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Rebuilding In A Warming World

“Rebuild smarter.” That’s the constant refrain in the wake of Superstorm Sandy.
by Mindy S. LubberForbes Sustainable Capitalism Blog Posted on Jan 08, 2013

Rebuild smarter.” That’s the constant refrain in the wake of Superstorm Sandy, as New York, New Jersey and Connecticut work to repair the devastation to seaside communities, businesses and the infrastructure that ties them together.

Policymakers and thought-leaders at the local, regional and national level are warning that plans to rebuild must take into account the likelihood that more, and stronger, storms like Sandy will hit again – whether on the East Coast, Gulf Coast or West Coast – in the not-too-distant future.

“You don’t have to be a believer in climate change to understand the dangers from extreme weather are already here,” said New York City Mayor Michael Bloomberg at a recent press conference. “Whether or not one storm is related to climate change or is not, we have to manage for risks, and we have to be able to better defend ourselves against extreme weather and natural disasters.”

Insurers, who absorbed an estimated $25 billion in losses from Sandy, are sounding the alarm, too.

“We need to figure out how to close this climate resiliency gap,” Zurich Financial Services’s Lindene Patton said, referring to outdated infrastructure ill equipped for higher sea levels and bigger storm surges. “What we have today is a series of physical assets which are becoming less and less appropriate given the changing weather patterns that we face. You don’t want to assume something’s going to last 30 years only to have it blown away in 10.”

Rebuilding smarter means finding ways to keep people, and vital infrastructure, out of harm’s way. It means strengthening power systems with smarter designs to prevent the multi-day outages that left hundreds of thousands in the cold and dark for days following the storm. It means revitalizing the natural systems, such as creating wetlands, which once helped protect our shores from storm surges and flooding.

But it won’t happen quickly. By some estimates, it may take ten years, and tens of billions of dollars, before hard-hit areas like the Jersey Shore start to resemble their pre-Sandy outlines. Additional resiliency measures for thwarting more powerful storms will cost exponentially more. (One example of this: Consolidated Edison says it would cost $40 billion to put its electric lines underground.) One thing is certain: no one jurisdiction can do it alone. Extreme events like superstorms and super-droughts cross all boundaries, political and geographic. And solutions, both the financial costs and necessary policies, must cross those boundaries as well.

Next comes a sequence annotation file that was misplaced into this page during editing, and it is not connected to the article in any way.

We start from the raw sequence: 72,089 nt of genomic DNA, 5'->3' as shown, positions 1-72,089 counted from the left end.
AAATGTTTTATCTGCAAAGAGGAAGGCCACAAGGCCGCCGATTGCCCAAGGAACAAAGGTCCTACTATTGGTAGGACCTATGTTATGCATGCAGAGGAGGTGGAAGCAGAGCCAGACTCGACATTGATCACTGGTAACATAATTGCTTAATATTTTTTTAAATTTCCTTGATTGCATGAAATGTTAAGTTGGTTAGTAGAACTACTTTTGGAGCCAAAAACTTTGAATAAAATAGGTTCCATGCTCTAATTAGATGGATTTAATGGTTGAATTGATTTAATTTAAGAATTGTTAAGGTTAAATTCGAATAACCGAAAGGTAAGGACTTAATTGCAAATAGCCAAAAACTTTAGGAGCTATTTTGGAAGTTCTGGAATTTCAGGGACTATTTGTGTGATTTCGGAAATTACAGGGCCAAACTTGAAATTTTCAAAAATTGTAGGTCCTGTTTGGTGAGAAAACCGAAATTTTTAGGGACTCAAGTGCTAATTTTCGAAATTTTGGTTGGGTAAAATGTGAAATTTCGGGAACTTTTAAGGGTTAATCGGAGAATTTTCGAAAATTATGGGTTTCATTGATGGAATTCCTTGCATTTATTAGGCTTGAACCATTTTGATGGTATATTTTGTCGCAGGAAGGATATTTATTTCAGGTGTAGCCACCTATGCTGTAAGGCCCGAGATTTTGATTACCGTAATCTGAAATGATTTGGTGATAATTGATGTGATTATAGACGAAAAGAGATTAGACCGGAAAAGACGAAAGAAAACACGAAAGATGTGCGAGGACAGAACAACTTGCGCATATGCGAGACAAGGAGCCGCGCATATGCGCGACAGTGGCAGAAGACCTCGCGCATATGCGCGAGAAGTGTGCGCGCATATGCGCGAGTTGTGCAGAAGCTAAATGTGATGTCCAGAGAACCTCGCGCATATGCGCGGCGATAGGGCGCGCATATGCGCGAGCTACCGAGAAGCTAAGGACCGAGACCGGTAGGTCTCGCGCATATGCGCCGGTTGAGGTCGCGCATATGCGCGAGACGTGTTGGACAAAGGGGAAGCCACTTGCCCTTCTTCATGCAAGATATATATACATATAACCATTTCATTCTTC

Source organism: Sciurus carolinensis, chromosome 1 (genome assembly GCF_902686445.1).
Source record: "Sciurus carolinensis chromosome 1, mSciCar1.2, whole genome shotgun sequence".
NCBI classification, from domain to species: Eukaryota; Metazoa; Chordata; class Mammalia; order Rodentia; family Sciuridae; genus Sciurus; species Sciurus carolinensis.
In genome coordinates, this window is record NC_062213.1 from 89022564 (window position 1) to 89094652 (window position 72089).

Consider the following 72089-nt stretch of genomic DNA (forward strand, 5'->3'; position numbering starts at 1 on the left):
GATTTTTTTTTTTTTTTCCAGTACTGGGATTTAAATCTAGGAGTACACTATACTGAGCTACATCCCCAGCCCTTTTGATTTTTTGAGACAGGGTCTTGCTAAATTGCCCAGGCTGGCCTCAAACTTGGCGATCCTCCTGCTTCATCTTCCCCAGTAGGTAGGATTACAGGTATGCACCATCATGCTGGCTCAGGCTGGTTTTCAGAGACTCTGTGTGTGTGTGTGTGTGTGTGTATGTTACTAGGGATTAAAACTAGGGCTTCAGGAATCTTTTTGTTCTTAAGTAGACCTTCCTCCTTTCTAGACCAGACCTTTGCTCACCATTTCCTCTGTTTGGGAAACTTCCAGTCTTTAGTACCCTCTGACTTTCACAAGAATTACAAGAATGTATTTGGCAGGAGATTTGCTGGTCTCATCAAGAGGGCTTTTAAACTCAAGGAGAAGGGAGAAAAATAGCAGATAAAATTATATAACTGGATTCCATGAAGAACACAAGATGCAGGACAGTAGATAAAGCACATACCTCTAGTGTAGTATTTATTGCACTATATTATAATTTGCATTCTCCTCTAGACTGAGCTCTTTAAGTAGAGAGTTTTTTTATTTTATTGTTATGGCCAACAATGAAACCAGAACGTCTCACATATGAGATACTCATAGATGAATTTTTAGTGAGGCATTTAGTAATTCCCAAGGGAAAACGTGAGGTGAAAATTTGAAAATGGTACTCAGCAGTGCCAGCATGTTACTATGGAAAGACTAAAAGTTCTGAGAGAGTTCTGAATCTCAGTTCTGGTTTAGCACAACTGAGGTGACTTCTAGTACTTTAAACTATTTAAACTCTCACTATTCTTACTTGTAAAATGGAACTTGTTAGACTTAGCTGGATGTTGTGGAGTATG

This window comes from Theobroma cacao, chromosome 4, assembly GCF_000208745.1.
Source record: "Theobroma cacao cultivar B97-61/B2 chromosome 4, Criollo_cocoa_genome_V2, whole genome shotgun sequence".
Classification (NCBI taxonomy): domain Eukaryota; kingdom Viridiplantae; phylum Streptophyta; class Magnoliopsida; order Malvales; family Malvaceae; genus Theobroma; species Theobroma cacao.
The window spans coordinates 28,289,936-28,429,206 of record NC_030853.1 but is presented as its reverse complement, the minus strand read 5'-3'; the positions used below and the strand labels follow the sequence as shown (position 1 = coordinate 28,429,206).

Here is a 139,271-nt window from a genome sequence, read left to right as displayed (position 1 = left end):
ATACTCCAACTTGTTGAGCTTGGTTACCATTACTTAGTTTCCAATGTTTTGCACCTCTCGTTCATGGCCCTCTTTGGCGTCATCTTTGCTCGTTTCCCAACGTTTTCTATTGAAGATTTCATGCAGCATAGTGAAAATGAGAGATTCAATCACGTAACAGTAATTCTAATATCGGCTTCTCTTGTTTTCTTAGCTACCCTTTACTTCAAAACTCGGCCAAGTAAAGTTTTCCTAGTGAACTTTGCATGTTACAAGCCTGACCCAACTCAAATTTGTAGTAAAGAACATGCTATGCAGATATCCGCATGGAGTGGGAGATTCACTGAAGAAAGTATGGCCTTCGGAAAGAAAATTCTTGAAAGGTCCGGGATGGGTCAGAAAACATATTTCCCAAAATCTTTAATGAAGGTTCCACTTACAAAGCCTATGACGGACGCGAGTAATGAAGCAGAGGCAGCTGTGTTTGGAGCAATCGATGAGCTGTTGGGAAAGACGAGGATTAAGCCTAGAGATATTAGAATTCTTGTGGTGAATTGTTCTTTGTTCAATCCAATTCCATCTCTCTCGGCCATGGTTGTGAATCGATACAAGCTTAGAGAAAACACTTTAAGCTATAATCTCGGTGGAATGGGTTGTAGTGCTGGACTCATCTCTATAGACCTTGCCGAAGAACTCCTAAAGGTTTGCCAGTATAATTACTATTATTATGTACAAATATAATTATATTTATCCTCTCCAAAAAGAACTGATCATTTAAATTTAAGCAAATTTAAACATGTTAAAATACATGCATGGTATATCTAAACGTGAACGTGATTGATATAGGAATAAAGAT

Is such collaboration possible – especially when one considers the political bickering over last week’s Sandy disaster relief bill? After months of delay, Congress came together Friday to approve $9.7 billion of initial disaster relief while also making assurances that another $51 billion of aid will be voted on January 15.

There are models outside of Washington for this kind of collaboration. Along the Pacific coast, leaders of California, Oregon, Washington and British Columbia have been working together since 2008 on the Pacific Coast Collaborative (PCC), promoting cross-border efforts to grow the economy, create jobs, advance clean, renewable energy, and reduce dependence on fossil fuels. Most recently, these jurisdictions announced the creation of the West Coast Infrastructure Exchange, designed to boost efforts to invest in critical infrastructure needs, including upgraded roads, bridges and water systems.

The PCC provides the structure necessary to strengthen long-term collaboration and financing support between governments, businesses and investors. Similar public-private partnerships are needed on the East Coast and elsewhere for post-Sandy rebuilding, and some of them are already in the works.